The lock-up clutch mechanism connects the engine power directly and mechanically to the automatic transaxle. Since the torque converter uses the fluid flow to transmit the power indirectly, there are power losses. Therefore, the clutch is attached in the torque converter to connect the engine and transaxle directly to reduce power loss. When the vehicle reaches a certain speed, the lock-up clutch mechanism is used to raise the power performance and fuel efficiency. The lock-up clutch is installed on the turbine runner hub, in front of the turbine runner. The damper spring absorbs the torsional force upon clutch engagement to prevent the generation of shock. A friction material (the same type that is used in the brakes and on the clutch disc) is bonded to the converter case or lock-up piston of the torque converter to prevent slippage at the time of clutch engagement.
When the lock-up clutch is actuated, it rotates together with the pump impeller and turbine runner. Engaging and disengaging of the lockup clutch is determined by changes in the direction of the hydraulic fluid flow in the torque converter when the vehicle reaches a certain speed.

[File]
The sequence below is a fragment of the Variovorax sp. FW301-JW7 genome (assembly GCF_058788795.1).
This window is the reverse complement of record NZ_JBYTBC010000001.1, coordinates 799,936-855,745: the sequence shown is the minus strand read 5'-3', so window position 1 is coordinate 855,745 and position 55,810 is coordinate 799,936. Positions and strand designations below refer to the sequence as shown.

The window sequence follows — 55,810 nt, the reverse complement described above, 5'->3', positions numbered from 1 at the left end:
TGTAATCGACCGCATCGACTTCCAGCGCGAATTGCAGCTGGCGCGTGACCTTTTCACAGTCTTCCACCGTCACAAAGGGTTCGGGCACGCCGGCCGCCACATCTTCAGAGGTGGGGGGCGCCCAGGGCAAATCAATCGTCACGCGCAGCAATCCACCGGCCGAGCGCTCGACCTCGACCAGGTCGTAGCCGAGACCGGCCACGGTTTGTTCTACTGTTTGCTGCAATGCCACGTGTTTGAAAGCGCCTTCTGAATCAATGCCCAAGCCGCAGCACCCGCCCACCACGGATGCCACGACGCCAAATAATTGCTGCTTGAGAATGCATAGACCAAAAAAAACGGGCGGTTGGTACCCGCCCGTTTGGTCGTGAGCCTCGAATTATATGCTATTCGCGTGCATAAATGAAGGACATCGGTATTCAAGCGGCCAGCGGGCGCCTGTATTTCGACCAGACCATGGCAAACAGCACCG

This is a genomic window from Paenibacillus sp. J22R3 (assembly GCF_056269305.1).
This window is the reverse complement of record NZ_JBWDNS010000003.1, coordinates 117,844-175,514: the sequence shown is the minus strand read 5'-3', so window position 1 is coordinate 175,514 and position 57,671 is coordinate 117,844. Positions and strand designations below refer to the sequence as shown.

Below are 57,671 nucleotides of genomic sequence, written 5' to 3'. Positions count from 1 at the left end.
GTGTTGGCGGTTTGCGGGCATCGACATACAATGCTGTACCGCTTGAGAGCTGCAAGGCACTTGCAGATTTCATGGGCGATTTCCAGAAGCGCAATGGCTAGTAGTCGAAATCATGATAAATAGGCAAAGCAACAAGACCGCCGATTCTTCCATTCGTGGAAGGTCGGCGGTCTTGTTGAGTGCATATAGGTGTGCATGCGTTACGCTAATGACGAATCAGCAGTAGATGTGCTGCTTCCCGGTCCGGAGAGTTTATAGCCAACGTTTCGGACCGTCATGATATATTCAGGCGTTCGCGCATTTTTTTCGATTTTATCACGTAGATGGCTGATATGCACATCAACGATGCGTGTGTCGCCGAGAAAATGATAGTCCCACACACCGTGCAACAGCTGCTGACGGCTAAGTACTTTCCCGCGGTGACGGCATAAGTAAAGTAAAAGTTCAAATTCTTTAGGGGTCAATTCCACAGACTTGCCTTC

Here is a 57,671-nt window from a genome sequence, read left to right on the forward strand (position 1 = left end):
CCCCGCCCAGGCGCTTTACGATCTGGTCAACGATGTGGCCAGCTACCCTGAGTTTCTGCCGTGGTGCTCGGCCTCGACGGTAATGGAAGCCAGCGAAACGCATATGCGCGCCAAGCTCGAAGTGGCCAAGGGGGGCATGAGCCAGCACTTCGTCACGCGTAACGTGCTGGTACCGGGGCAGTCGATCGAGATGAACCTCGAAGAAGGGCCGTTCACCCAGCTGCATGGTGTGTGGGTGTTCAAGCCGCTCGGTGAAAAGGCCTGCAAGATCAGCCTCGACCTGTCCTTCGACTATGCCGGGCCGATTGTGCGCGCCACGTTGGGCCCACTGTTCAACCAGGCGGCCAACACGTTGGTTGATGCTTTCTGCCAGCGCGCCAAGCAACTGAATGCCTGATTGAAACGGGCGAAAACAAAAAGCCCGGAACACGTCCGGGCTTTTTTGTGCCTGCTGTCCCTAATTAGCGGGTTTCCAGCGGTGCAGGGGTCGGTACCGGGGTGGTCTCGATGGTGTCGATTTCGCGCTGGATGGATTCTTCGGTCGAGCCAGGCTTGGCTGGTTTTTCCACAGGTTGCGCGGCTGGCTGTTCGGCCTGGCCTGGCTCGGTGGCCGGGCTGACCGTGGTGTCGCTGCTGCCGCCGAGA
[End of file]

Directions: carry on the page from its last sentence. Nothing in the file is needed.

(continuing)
When the vehicle is running at low speeds, the pressurized fluid (converter pressure) flows to the front of the lock-up clutch. Therefore, the pressure on the front and rear sides of the lock-up clutch become equal, so the lock-up clutch disengages.
When the vehicle is running constantly at medium or high speed (generally above 60 km/h), the pressurized fluid flows to the rear of the lock-up clutch. Therefore, the converter case and lock-up clutch are directly connected. As a result, the lock-up clutch and converter case rotate together (For example, the lock-up clutch is engaged).